Get the used Mazdaspeed3 onto a mechanic’s hoist before you buy. While the car is in the air, it can quickly be inspected for leaks, damage, worn-out suspension components, corroded lines, and plenty more. If the former owner has ever remodeled his oil-pan on a rock, smashed the floor in over a curb, or has a transmission that’s dribbling more vigorously than a toddler discovering mashed bananas, now’s the best time to know about it.
Check the idle. If the MS3 seems to have trouble deciding on what speed to idle at, or if the idle is lumpy or rough, have the unit inspected for bad engine sensors via a computer system scan, or for vacuum leaks, possibly caused by loose, damaged or cracked rubber vacuum lines. Here’s some more reading.
Test drivers are advised to check and confirm proper operation of the numerous steering-wheel mounted controls, the air conditioner, all keyfobs and remotes, the consistency of the push-button start system, and the stereo. Further, confirm that the model you’re looking at isn’t suffering from a burned-out xenon headlight, as these can be pricey to replace. Be on the lookout for warning lights or error messages in the instrument cluster area, too.
Shoppers will want to check the used Mazdaspeed3 for common signs of turbocharger trouble, too. With the engine running at operating temperature, walk around back and check for any signs of oily smelling, white-coloured smoke coming from the tailpipe. Among other things, this could indicate a variety of problems with the turbocharger or PCV system. White oily smoke doesn’t necessarily indicate a problem with the engine itself, though it may mean oil is leaking past internal seals within the turbo and being burned in the exhaust stream.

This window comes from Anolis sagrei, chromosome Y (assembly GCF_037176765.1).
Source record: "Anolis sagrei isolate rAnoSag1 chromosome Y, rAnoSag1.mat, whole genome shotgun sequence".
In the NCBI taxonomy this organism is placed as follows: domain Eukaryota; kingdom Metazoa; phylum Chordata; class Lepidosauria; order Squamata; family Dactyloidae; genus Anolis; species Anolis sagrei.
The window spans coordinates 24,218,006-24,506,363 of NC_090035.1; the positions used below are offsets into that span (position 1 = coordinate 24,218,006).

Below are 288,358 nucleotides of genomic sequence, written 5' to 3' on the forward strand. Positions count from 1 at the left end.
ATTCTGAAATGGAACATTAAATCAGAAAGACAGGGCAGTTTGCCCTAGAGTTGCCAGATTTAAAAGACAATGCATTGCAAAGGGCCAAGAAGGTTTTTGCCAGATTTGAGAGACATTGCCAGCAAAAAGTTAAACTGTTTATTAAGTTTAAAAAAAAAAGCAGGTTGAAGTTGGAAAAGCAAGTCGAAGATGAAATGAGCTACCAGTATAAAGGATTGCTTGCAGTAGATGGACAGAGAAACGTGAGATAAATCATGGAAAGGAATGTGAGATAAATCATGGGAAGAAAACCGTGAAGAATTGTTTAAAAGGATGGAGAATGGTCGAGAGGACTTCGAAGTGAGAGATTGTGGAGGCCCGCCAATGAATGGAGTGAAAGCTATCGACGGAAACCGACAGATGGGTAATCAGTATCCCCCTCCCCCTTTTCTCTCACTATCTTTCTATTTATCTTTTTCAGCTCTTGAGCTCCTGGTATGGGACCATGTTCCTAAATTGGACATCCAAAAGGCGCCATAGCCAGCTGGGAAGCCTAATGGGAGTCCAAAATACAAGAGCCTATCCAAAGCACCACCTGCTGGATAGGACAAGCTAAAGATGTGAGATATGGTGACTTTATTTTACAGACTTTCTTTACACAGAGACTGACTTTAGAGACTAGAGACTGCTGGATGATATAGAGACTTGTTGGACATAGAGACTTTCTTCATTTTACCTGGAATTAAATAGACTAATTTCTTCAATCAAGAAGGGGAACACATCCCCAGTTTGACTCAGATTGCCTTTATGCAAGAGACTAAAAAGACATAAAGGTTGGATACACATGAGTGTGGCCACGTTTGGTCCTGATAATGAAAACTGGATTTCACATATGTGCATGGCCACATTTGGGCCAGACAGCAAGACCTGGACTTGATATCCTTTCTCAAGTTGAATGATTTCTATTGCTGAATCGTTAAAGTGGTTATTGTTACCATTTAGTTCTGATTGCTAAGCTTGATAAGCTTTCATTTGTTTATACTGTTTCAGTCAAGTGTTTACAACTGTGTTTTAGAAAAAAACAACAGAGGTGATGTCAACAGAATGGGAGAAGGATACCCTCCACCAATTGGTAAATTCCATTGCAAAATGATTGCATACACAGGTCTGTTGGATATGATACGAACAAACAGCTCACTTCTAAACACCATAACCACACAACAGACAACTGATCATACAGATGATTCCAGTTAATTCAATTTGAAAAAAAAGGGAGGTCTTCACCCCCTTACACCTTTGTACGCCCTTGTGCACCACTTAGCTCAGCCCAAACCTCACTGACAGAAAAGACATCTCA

If you’re mechanically inclined, remove the pipes and couplers between the turbocharger, intercooler and engine, checking within for a buildup of oil. Typically, a thin film of oil is normal – though thick oil buildup or pooling within the turbocharger plumbing could also indicate internal turbo seal problems. Note that heavy oil buildup in the intake and intercooler plumbing could also indicate excessive wear of piston rings. A mechanic can help you with this inspection if you’re not comfortable doing it yourself.
Next up, and this is the big one, beware of modified MS3 units – especially those with chips, tunes, or non-factory turbocharger system provisions designed to increase power output. Many, many used copies of this car will have (or will have had) modifications like these. (Here’s an entire discussion forum dedicated specifically to MS3 engine tuning if you don’t believe me.)
Many owners tune their MS3’s and enjoy them on the daily with no trouble – even if doing so may or may not negatively affect fuel mileage, durability, the lifespan of certain components, and even void any remaining warranty.
Still, most shoppers should avoid a modified model and stick to stock where possible. Reason? In several in-depth sessions spent prowling owner forums for common issues with this machine, the overwhelming majority of posts depicted issues caused by the modifications themselves. In fact, your writer found virtually no discussion threads related to problems and troubleshooting that weren’t related to a vehicle modification. The nutshell? Virtually no problems were apparent in models that weren’t modified.
With a quick check-over before your purchase, possibly with the help of a mechanic, a non-modified and properly maintained Mazdaspeed 3 looks like one of the most reliable hot-hatch models in the used market today.
Crash Test Ratings